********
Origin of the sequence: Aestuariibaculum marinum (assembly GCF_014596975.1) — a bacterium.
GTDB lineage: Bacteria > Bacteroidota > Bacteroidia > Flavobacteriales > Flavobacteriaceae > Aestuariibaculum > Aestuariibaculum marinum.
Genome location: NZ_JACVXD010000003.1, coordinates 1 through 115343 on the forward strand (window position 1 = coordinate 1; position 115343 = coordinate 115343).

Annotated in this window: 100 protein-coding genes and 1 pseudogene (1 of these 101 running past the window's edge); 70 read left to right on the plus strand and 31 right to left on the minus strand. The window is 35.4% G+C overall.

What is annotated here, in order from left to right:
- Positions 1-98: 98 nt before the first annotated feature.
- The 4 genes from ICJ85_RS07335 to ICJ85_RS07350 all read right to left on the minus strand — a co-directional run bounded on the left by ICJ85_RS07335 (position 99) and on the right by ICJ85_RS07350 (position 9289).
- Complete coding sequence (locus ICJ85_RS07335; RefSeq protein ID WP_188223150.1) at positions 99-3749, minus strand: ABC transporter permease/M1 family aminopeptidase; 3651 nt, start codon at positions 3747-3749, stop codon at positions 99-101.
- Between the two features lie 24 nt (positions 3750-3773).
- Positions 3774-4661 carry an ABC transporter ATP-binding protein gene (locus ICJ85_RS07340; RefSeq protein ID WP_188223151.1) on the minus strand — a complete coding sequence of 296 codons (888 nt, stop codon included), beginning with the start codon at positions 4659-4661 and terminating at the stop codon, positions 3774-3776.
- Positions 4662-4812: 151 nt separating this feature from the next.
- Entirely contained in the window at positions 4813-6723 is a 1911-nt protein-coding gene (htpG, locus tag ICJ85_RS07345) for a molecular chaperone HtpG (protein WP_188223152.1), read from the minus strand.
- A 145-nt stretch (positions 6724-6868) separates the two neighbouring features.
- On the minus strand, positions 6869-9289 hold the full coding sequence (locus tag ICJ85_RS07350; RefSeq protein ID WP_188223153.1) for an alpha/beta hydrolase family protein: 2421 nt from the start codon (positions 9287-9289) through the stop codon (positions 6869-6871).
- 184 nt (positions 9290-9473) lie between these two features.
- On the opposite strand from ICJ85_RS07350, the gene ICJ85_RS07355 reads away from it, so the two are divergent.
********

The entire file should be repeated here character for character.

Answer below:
Origin of the sequence: Aestuariibaculum marinum (assembly GCF_014596975.1) — a bacterium.
GTDB lineage: Bacteria > Bacteroidota > Bacteroidia > Flavobacteriales > Flavobacteriaceae > Aestuariibaculum > Aestuariibaculum marinum.
Genome location: NZ_JACVXD010000003.1, coordinates 1 through 115343 on the forward strand (window position 1 = coordinate 1; position 115343 = coordinate 115343).

Annotated in this window: 100 protein-coding genes and 1 pseudogene (1 of these 101 running past the window's edge); 70 read left to right on the plus strand and 31 right to left on the minus strand. The window is 35.4% G+C overall.

What is annotated here, in order from left to right:
- Positions 1-98: 98 nt before the first annotated feature.
- The 4 genes from ICJ85_RS07335 to ICJ85_RS07350 all read right to left on the minus strand — a co-directional run bounded on the left by ICJ85_RS07335 (position 99) and on the right by ICJ85_RS07350 (position 9289).
- Complete coding sequence (locus ICJ85_RS07335; RefSeq protein ID WP_188223150.1) at positions 99-3749, minus strand: ABC transporter permease/M1 family aminopeptidase; 3651 nt, start codon at positions 3747-3749, stop codon at positions 99-101.
- Between the two features lie 24 nt (positions 3750-3773).
- Positions 3774-4661 carry an ABC transporter ATP-binding protein gene (locus ICJ85_RS07340; RefSeq protein ID WP_188223151.1) on the minus strand — a complete coding sequence of 296 codons (888 nt, stop codon included), beginning with the start codon at positions 4659-4661 and terminating at the stop codon, positions 3774-3776.
- Positions 4662-4812: 151 nt separating this feature from the next.
- Entirely contained in the window at positions 4813-6723 is a 1911-nt protein-coding gene (htpG, locus tag ICJ85_RS07345) for a molecular chaperone HtpG (protein WP_188223152.1), read from the minus strand.
- A 145-nt stretch (positions 6724-6868) separates the two neighbouring features.
- On the minus strand, positions 6869-9289 hold the full coding sequence (locus tag ICJ85_RS07350; RefSeq protein ID WP_188223153.1) for an alpha/beta hydrolase family protein: 2421 nt from the start codon (positions 9287-9289) through the stop codon (positions 6869-6871).
- 184 nt (positions 9290-9473) lie between these two features.
- On the opposite strand from ICJ85_RS07350, the gene ICJ85_RS07355 reads away from it, so the two are divergent.